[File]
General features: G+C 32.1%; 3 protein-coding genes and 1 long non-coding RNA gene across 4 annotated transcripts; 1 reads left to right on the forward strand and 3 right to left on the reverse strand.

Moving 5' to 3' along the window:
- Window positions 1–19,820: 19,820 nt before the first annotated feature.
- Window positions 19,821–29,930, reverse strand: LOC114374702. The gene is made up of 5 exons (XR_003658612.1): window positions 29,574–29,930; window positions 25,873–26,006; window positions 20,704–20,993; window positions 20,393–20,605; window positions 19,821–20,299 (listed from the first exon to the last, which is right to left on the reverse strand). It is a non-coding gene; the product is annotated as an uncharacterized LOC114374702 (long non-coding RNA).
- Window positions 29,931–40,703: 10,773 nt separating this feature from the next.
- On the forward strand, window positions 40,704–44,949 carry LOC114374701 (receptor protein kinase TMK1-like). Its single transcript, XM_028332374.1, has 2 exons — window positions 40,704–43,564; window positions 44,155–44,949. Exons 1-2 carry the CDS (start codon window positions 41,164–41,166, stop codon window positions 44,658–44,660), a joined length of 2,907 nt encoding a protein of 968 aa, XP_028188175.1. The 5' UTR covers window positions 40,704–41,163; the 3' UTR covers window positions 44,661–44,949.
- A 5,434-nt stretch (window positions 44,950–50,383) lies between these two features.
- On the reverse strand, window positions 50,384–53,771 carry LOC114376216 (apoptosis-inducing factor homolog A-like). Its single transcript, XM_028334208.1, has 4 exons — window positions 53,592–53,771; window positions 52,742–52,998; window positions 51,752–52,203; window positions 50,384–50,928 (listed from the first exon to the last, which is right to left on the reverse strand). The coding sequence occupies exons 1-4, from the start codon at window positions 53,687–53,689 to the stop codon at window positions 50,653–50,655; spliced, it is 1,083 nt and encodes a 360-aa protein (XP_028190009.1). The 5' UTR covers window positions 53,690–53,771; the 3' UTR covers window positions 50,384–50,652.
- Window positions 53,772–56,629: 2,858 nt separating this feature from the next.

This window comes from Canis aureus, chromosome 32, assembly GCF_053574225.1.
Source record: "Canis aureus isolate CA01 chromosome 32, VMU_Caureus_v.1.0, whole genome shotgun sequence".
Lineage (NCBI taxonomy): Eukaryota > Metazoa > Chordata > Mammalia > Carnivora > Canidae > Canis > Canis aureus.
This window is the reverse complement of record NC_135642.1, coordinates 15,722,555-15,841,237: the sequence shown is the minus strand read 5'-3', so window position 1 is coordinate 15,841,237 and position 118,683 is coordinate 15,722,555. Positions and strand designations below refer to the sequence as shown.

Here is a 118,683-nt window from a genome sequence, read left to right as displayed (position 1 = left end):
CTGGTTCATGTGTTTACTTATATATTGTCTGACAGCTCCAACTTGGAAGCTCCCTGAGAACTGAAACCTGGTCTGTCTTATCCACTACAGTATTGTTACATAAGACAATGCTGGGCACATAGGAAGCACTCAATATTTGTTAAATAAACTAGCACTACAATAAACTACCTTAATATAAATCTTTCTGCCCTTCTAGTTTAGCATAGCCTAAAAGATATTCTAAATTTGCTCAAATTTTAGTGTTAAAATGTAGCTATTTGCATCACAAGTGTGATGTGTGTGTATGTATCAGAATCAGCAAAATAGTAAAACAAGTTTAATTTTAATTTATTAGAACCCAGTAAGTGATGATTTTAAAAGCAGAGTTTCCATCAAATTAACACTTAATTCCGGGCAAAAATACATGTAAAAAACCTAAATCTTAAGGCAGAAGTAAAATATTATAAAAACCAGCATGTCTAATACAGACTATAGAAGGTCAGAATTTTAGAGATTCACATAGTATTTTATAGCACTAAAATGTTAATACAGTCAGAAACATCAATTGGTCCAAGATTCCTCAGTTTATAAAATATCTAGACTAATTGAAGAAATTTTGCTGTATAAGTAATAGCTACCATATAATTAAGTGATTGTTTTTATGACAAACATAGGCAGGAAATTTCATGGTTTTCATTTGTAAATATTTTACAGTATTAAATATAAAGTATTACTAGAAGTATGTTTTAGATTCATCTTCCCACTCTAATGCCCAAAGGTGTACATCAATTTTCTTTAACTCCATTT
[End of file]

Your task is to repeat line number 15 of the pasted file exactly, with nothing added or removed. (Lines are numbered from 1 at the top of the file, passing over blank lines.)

CTGGTTCATGTGTTTACTTATATATTGTCTGACAGCTCCAACTTGGAAGCTCCCTGAGAACTGAAACCTGGTCTGTCTTATCCACTACAGTATTGTTACATAAGACAATGCTGGGCACATAGGAAGCACTCAATATTTGTTAAATAAACTAGCACTACAATAAACTACCTTAATATAAATCTTTCTGCCCTTCTAGTTTAGCATAGCCTAAAAGATATTCTAAATTTGCTCAAATTTTAGTGTTAAAATGTAGCTATTTGCATCACAAGTGTGATGTGTGTGTATGTATCAGAATCAGCAAAATAGTAAAACAAGTTTAATTTTAATTTATTAGAACCCAGTAAGTGATGATTTTAAAAGCAGAGTTTCCATCAAATTAACACTTAATTCCGGGCAAAAATACATGTAAAAAACCTAAATCTTAAGGCAGAAGTAAAATATTATAAAAACCAGCATGTCTAATACAGACTATAGAAGGTCAGAATTTTAGAGATTCACATAGTATTTTATAGCACTAAAATGTTAATACAGTCAGAAACATCAATTGGTCCAAGATTCCTCAGTTTATAAAATATCTAGACTAATTGAAGAAATTTTGCTGTATAAGTAATAGCTACCATATAATTAAGTGATTGTTTTTATGACAAACATAGGCAGGAAATTTCATGGTTTTCATTTGTAAATATTTTACAGTATTAAATATAAAGTATTACTAGAAGTATGTTTTAGATTCATCTTCCCACTCTAATGCCCAAAGGTGTACATCAATTTTCTTTAACTCCATTT